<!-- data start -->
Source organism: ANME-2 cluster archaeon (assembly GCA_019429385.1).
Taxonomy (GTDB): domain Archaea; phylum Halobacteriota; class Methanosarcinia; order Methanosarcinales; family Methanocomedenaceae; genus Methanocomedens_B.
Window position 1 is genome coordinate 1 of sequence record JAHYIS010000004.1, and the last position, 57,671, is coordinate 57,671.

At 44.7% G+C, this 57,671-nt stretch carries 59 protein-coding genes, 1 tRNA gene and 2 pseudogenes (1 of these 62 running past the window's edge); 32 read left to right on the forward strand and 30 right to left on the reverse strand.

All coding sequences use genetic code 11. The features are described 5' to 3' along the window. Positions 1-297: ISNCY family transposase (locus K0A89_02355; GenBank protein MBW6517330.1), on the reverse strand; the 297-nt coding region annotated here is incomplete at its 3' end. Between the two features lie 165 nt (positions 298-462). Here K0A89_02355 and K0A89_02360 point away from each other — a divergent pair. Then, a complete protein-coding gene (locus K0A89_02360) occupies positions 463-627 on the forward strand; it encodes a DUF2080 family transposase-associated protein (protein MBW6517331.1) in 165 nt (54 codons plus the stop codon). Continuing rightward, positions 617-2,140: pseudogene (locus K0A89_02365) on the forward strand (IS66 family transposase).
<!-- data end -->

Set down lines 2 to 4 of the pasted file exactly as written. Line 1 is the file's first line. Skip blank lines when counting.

Taxonomy (GTDB): domain Archaea; phylum Halobacteriota; class Methanosarcinia; order Methanosarcinales; family Methanocomedenaceae; genus Methanocomedens_B.
Window position 1 is genome coordinate 1 of sequence record JAHYIS010000004.1, and the last position, 57,671, is coordinate 57,671.

At 44.7% G+C, this 57,671-nt stretch carries 59 protein-coding genes, 1 tRNA gene and 2 pseudogenes (1 of these 62 running past the window's edge); 32 read left to right on the forward strand and 30 right to left on the reverse strand.